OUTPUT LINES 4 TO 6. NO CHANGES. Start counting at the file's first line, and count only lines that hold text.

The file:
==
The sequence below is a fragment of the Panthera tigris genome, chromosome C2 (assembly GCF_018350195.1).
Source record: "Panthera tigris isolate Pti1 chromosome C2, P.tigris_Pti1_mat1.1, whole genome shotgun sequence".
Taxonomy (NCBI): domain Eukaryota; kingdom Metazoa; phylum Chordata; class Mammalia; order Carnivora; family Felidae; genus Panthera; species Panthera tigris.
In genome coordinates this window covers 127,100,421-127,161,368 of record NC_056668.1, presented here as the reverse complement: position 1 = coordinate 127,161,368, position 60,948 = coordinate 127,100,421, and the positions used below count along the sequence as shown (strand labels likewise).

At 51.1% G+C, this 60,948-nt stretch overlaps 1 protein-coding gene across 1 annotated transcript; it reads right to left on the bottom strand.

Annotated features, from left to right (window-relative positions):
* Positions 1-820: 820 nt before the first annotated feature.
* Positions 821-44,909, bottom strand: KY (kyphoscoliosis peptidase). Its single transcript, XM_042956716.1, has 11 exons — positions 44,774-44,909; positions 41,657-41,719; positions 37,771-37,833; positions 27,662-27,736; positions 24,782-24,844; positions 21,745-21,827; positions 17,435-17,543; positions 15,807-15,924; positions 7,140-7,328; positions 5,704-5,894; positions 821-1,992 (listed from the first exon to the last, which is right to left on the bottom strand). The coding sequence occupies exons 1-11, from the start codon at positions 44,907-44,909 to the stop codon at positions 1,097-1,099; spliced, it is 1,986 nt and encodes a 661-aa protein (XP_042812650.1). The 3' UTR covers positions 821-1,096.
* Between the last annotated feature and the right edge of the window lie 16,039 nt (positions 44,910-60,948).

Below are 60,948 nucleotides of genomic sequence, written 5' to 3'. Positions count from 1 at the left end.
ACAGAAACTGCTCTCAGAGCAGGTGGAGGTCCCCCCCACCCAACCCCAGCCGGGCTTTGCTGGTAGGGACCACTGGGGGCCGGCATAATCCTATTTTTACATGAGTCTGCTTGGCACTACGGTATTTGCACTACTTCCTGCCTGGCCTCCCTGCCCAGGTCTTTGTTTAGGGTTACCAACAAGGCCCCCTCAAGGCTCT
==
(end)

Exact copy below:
In genome coordinates this window covers 127,100,421-127,161,368 of record NC_056668.1, presented here as the reverse complement: position 1 = coordinate 127,161,368, position 60,948 = coordinate 127,100,421, and the positions used below count along the sequence as shown (strand labels likewise).

At 51.1% G+C, this 60,948-nt stretch overlaps 1 protein-coding gene across 1 annotated transcript; it reads right to left on the bottom strand.

Annotated features, from left to right (window-relative positions):